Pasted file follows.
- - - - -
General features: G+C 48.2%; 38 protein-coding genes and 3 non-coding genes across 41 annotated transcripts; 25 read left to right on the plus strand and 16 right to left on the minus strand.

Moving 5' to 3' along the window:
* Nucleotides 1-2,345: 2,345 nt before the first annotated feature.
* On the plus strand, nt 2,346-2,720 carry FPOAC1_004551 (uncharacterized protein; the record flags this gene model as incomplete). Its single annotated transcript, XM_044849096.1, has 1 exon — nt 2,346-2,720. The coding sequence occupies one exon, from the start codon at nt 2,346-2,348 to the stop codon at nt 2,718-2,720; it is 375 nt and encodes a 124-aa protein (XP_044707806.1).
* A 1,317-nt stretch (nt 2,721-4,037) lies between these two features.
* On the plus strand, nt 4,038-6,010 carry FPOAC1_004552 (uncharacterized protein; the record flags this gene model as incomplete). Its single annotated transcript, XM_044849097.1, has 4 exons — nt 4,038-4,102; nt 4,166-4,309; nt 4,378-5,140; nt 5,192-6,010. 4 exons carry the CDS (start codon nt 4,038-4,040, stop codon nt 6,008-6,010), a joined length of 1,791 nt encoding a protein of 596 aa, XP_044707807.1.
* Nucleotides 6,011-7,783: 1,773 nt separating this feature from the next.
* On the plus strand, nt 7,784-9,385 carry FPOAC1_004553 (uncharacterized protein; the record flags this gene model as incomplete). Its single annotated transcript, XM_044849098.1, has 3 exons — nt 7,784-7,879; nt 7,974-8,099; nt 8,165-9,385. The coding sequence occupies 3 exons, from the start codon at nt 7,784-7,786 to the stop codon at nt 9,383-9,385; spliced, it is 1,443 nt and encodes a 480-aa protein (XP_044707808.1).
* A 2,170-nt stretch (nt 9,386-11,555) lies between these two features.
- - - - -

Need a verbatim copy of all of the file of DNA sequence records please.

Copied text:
General features: G+C 48.2%; 38 protein-coding genes and 3 non-coding genes across 41 annotated transcripts; 25 read left to right on the plus strand and 16 right to left on the minus strand.

Moving 5' to 3' along the window:
* Nucleotides 1-2,345: 2,345 nt before the first annotated feature.
* On the plus strand, nt 2,346-2,720 carry FPOAC1_004551 (uncharacterized protein; the record flags this gene model as incomplete). Its single annotated transcript, XM_044849096.1, has 1 exon — nt 2,346-2,720. The coding sequence occupies one exon, from the start codon at nt 2,346-2,348 to the stop codon at nt 2,718-2,720; it is 375 nt and encodes a 124-aa protein (XP_044707806.1).
* A 1,317-nt stretch (nt 2,721-4,037) lies between these two features.
* On the plus strand, nt 4,038-6,010 carry FPOAC1_004552 (uncharacterized protein; the record flags this gene model as incomplete). Its single annotated transcript, XM_044849097.1, has 4 exons — nt 4,038-4,102; nt 4,166-4,309; nt 4,378-5,140; nt 5,192-6,010. 4 exons carry the CDS (start codon nt 4,038-4,040, stop codon nt 6,008-6,010), a joined length of 1,791 nt encoding a protein of 596 aa, XP_044707807.1.
* Nucleotides 6,011-7,783: 1,773 nt separating this feature from the next.
* On the plus strand, nt 7,784-9,385 carry FPOAC1_004553 (uncharacterized protein; the record flags this gene model as incomplete). Its single annotated transcript, XM_044849098.1, has 3 exons — nt 7,784-7,879; nt 7,974-8,099; nt 8,165-9,385. The coding sequence occupies 3 exons, from the start codon at nt 7,784-7,786 to the stop codon at nt 9,383-9,385; spliced, it is 1,443 nt and encodes a 480-aa protein (XP_044707808.1).
* A 2,170-nt stretch (nt 9,386-11,555) lies between these two features.